Difference Between Rum and Cachaca

Rum vs Cachaca
 

When it comes to alcohol, it is a common feat to be left confused by its wide variety, especially for those unacquainted with the field. To add to the confusion, there are certain spirits that strongly resemble one another, thereby further confounding the inexperienced. Rum and cachaca are two such spirits that have been confusing people for many years.

What is Rum?

Rum is an alcoholic beverage made from either sugarcane juice or molasses that is produced through a process of fermentation and distillation which is then aged in oak barrels. Latin America and the Caribbean are the largest rum producers in the world while rum is also made by countries such as Spain, Austria, Australia, Fiji, New Zealand, Mexico, the Philippines, Hawaii, India, Mauritius, Reunion Island, South Africa, the United States, Taiwan, Japan and Canada.

Rum is often referred to as ron añejo (aged rum) or ron viejo (old rum) in Spanish and is available in various grades. While it is the dark or golden rums that are consumed without mixing with other spirits, with mixers, or are used in cooking, light rum is used commonly in cocktails. Premium rums can be consumed straight or with ice.

Rum is famously associated with the Royal Navy and piracy and plays a large part in the culture of Canadian Maritimes, the West Indies as well as in the Newfoundland.

What is Cachaca?

Also known as pinga, aguardente or caninha, cachaca is a distilled sugarcane juice that is made from sugarcane juice and is the most popular alcoholic drink in Brazil. It has a 38% – 48% alcohol by volume with the homemade varieties being as strong as the brewer wants it to be. Outside of Brazil, cachaca is used in tropical beverages with the most popular cocktail of them all being the caipirinha.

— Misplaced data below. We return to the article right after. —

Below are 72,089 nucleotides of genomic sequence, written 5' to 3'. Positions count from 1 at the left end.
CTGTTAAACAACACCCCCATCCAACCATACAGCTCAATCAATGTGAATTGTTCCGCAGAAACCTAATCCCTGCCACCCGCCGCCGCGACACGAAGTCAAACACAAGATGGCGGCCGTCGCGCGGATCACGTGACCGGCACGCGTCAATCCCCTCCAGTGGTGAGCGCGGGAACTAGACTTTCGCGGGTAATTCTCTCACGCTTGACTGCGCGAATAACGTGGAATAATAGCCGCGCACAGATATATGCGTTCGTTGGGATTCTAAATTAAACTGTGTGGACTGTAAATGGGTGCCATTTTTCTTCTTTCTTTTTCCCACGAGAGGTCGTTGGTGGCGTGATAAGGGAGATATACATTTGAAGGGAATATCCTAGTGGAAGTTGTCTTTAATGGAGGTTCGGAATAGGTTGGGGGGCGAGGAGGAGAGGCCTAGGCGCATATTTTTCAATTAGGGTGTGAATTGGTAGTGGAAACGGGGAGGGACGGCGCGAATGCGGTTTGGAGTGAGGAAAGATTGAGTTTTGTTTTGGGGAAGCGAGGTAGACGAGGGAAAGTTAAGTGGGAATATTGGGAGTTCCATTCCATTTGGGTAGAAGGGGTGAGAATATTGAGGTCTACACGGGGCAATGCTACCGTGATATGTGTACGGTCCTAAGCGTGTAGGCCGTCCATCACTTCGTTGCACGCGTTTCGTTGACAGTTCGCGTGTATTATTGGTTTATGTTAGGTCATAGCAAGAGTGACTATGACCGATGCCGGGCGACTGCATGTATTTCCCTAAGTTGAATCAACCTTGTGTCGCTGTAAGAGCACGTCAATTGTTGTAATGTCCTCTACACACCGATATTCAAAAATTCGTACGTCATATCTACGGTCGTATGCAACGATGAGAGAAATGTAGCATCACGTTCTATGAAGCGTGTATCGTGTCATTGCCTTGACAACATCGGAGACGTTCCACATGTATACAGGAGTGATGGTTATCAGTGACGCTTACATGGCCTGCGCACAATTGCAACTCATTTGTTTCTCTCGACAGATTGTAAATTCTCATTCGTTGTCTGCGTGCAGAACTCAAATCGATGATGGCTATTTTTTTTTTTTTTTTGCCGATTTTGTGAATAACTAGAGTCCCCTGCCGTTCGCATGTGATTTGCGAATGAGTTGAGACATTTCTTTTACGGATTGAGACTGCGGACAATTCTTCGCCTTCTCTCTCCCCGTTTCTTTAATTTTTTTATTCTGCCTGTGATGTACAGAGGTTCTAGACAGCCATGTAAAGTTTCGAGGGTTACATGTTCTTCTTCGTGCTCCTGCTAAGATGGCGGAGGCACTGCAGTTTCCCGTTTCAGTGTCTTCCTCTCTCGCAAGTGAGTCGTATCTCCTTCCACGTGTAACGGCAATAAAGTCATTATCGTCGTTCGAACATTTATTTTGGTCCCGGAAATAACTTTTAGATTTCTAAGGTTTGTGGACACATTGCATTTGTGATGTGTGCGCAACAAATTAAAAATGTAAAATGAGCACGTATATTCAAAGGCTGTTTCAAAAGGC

The distillation process of cachaca dates back to 1532 when the Portuguese brought the first sugarcane crops from Madeira to Brazil. Cachaca comes in two varieties; aged and unaged. The unaged cachaca is white in colour whereas the aged cachaca is golden. Premium cachaca is dark in colour and are aged for up to three years while ultra premium brands can be aged for up to 15 years.

What is the difference between Rum and Cachaca?

Rum and cachaca are both distilled alcohols made from sugarcane products. It is easy to mistake one beverage from the other due to the similarities of their nature and ingredients and in the United States, cachaca has indeed been categorized as a rum until recent times. However, rum and cachaca have several distinct aspects to them that set them apart.

• Rum is mostly made from molasses. Cachaca is made from the juice of the sugarcane.

• Latin America and the Caribbean are known for rum whereas cachaca is a distinct Brazilian product.

• Rum is mostly drunk on its own all over the world whereas outside of Brazil, cachaca is almost exclusively used for producing tropical drinks.

• Rum is aged for a longer time than cachaca and, therefore, is the more expensive product.

 

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